A House intelligence committee report on Benghazi refers to a two-person detachment of military personnel and other security personnel who flew from Tripoli that night to rescue Americans. They arrived at the besieged compound, and within 11 minutes were under attack by mortars, rocket-propelled grenades and small-arms fire. The attack killed two and severely wounded two others. The Marine helped treat the wounded, repel attackers and organize the evacuation. His “valorous actions, dedication to duty and willingness to place himself in harm’s way for the protection of others was critical to the success of saving numerous United States civilian lives,” the citation says.
A man walks through the rubble of the U.S. consular in Benghazi
Ramadi. In 2006, U.S. troops and al-Qaeda terrorists scratched and clawed in brutal street-by-street fighting in in western Iraq. “It was pretty intense urban combat,” Army Lt. Gen. Sean MacFarland recalled in an interview. He commanded a brigade in Ramadi as colonel at the time and now leads the coalition fighting the Islamic States. “What the SEALs were doing in particular for us was sniper, counter-sniper operations. That was a pretty critical element of our ability to establish, first of all, our combat outposts in the city, and disrupt the enemy counterattacks against them.” The SEALs, MacFarland said, would venture deep behind enemy lines, setting up “hide sites” where small teams would await inevitable attacks on the outposts. Setting up a hide site was relatively simple, he said. Getting out, once discovered, often by children sent as scouts, could be deadly.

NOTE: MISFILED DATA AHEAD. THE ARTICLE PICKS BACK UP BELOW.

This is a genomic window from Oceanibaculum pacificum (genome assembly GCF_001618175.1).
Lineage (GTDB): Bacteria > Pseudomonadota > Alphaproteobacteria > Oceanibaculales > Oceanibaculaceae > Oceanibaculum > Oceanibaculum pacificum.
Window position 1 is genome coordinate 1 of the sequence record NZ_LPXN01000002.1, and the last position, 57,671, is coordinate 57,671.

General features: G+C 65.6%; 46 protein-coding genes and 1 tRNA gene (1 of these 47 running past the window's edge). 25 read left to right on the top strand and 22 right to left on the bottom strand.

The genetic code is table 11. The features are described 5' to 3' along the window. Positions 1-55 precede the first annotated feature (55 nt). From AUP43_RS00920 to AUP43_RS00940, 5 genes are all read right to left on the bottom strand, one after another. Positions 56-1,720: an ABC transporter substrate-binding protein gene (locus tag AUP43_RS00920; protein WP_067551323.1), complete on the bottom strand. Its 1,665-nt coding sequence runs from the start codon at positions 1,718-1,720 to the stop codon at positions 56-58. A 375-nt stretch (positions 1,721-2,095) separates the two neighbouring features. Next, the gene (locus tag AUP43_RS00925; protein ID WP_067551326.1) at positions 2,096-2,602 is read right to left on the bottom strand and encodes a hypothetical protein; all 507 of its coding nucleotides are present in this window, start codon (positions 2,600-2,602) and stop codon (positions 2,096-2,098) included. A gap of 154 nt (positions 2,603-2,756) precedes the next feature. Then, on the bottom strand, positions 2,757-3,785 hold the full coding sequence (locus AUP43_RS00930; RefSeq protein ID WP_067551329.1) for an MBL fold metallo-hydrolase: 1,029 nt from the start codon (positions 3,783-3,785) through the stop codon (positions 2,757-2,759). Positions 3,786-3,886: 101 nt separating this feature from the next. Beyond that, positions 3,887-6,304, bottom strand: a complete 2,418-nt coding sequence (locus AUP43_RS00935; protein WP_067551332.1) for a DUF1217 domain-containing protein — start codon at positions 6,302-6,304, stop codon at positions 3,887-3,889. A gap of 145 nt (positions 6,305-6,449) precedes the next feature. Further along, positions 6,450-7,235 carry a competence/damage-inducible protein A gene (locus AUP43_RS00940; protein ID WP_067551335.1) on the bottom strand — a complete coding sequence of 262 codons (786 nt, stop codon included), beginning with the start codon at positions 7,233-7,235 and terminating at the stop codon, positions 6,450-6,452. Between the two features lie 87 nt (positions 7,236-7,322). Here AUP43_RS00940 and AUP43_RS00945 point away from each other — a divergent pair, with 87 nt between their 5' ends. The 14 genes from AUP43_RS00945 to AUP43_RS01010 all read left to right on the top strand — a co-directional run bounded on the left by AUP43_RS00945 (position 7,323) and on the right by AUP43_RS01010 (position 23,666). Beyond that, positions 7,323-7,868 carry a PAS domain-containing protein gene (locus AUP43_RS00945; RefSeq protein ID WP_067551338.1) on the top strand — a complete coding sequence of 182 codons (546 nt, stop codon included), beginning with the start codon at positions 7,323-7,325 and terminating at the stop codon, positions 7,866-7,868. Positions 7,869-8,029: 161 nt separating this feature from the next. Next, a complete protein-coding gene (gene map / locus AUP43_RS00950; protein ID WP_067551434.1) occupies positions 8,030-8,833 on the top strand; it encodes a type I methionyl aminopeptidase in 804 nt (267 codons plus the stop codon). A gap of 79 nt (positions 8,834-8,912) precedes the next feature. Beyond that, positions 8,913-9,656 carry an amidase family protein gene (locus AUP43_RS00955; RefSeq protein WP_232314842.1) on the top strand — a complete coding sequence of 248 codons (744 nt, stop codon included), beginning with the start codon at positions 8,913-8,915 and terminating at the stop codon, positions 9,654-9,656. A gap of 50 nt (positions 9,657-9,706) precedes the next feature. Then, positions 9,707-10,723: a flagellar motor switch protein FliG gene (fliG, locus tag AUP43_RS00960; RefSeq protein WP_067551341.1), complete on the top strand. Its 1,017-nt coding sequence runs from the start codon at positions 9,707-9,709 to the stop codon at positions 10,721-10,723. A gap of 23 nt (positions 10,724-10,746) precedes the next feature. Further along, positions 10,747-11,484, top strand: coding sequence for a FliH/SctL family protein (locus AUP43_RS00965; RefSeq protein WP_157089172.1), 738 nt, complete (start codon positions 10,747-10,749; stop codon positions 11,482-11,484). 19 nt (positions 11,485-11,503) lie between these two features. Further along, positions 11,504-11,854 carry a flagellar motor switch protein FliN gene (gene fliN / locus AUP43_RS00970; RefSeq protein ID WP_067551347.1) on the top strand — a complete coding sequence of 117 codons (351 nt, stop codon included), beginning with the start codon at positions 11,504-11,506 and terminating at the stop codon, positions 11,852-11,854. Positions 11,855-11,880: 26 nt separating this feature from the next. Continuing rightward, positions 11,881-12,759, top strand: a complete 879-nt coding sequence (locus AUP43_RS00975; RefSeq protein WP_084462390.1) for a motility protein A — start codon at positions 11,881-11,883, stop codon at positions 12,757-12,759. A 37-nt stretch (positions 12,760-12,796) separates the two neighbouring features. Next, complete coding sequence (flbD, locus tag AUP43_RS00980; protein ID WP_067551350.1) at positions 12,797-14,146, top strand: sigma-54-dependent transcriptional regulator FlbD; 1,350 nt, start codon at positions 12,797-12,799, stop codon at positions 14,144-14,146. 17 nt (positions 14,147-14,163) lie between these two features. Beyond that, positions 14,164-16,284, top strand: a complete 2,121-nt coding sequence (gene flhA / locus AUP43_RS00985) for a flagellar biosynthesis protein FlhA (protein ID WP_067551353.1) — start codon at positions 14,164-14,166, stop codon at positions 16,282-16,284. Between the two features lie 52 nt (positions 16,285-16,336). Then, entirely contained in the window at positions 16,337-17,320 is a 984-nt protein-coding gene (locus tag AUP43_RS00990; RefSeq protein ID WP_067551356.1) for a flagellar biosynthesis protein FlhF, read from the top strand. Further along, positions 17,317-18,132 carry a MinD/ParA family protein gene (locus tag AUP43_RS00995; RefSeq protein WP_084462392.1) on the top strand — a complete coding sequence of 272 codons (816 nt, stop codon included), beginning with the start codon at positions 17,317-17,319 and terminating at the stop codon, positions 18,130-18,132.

On 29 SEP an insurgent threw a grenade on the roof where Michael Monsoor and two fellow SEALs had set up to protect another unit. Monsoor, who had a clear exit, chose instead to leap on the grenade, sacrificing his life for those of his colleagues, according to the citation for the Medal of Honor awarded to him posthumously. The lieutenant, who fought through “heavy enemy fire” to retrieve Monsoor and his wounded SEALs, was awarded a Silver Star in secret for the mission. In all, from spring to fall in 2006, SEALs earned at least 14 Silver Stars. Monsoor earned one of those as well, according to his Medal of Honor citation. On May 9, he “exposed himself to heavy enemy fire” to help rescue another SEAL who had been shot in the leg, according to the citation. Monsoor kept firing at insurgents while he and another SEAL dragged their wounded comrade to safety. They loaded him on a Humvee and returned to the fight.
Navy SEAL Chris Kyle